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application.properties & Git

tomtucka profile image Tom Withers ・1 min read

Hi Everyone,

Ran into an issue at work today and I would like some opinions/help dealing with it.

so I have an application.properties file which basically contains

spring.profiles.active=***

where the asterixis are you basically define which profile you would like to use ie dev, uat, pre-prod, prod.

So when devs are working on there local machine they use the dev profile but sometimes forget to change this back when committing meaning that things point at the wrong place or use wrong logins etc... I originally thought I could just add application.properties to my .gitignore file and the remote version would stay correct on github and then devs would just create a application.properties locally and specify which profile to use. Turns out this didn't work and git just will not ignore the file without removing the remote ones too.

So does anybody have any recommendations? Any help would be much appreciated

Discussion (8)

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matteojoliveau profile image
Matteo Joliveau

Never define your Spring profiles in application.properties.

Pass them as a CLI parameter via -Dspring.profiles.active=***, with empty as the default (dev) profile

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Ivan Šarić

I agree with Matteo when running the app in a dev environment, just add the --spring.profiles.active=x to the run configuration/arguments in your IDE.

For deploying on a server, whether its a test server or production, you could also include an external application.properties file next to your .jar/.war archive with the specified profile and your spring app will read it and override any clashing internally defined properties.

Whether you are using ant/maven/gradle as your build tool you can usually configure a target that will output your archive with the external configuration file specifying the profile for the environment you need.

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Matteo Joliveau

The way we usually go with Spring Boot is having a different application.yml(but it's the same with .properties) for every environment and switch them by passing the CLI parameter or via the SPRING_PROFILES_ACTIVE environment variable (very useful for containers).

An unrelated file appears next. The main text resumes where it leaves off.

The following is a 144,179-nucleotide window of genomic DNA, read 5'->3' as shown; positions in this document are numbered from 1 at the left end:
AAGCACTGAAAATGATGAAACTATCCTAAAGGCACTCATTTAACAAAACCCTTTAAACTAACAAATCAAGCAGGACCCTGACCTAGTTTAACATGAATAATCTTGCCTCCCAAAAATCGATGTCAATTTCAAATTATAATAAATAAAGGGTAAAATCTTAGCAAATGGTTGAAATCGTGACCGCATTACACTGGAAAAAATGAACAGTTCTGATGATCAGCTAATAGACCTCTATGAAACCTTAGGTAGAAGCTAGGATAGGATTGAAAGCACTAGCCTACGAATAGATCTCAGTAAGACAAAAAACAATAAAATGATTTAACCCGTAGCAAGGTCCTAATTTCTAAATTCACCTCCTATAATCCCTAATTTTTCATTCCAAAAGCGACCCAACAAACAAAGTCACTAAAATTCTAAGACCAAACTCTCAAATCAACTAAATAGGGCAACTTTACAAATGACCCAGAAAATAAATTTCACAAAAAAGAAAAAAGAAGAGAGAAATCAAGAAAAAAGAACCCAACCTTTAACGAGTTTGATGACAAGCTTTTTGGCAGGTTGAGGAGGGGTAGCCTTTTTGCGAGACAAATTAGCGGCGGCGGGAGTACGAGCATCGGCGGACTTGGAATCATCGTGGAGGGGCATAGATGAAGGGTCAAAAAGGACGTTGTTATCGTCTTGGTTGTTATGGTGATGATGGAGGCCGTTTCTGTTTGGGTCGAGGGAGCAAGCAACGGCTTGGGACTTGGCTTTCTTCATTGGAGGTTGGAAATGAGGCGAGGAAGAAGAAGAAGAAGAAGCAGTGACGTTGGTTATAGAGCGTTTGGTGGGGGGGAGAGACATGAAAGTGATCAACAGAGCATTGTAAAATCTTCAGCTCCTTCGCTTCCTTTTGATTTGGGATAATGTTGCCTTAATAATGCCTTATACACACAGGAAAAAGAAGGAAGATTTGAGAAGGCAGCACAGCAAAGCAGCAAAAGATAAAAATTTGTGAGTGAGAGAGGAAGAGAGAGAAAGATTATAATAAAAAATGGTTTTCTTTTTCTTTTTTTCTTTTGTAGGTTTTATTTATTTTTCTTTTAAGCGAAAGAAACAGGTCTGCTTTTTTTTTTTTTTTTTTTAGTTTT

So we have normally four files:

  • application.yml: base common configuration
  • application-dev.yml: local dev configuration, not committed to git and customized by every dev
  • application-test.yml: test server configuration
  • application-prod.yml: production server configuration

Optionally we could have more for specific use cases (e.g. in a project we have an application-openshift.yml for deploy on our Red Hat OpenShift PaaS).

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tomtucka profile image
Tom Withers Author

Thanks for the information guys, seems like passing them as a CLI parameter will be the best option for us!

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Ivan Jijon • Edited

Hi !
Did you find a way to solve your problem ?

We have multiple *.properties files, one per environment (local, dev, ...).
Our local.properties file is tracked by Git.
Since every developper adjusts the local.properties file to his environment the changes appear in the Working directory.
I am also looking for a clean way to avoid committing my local config files and .gitignoring them is not an option.

I would appreciate any clue 😄

Thx !

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Andy Zhao (he/him)

Don't worry we play nice here :)

I'd recommend a #help tag instead of a #discuss tag!

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Alain Van Hout

How do you start up your spring (boot?) app in development? Via CLI, via your IDE, ...?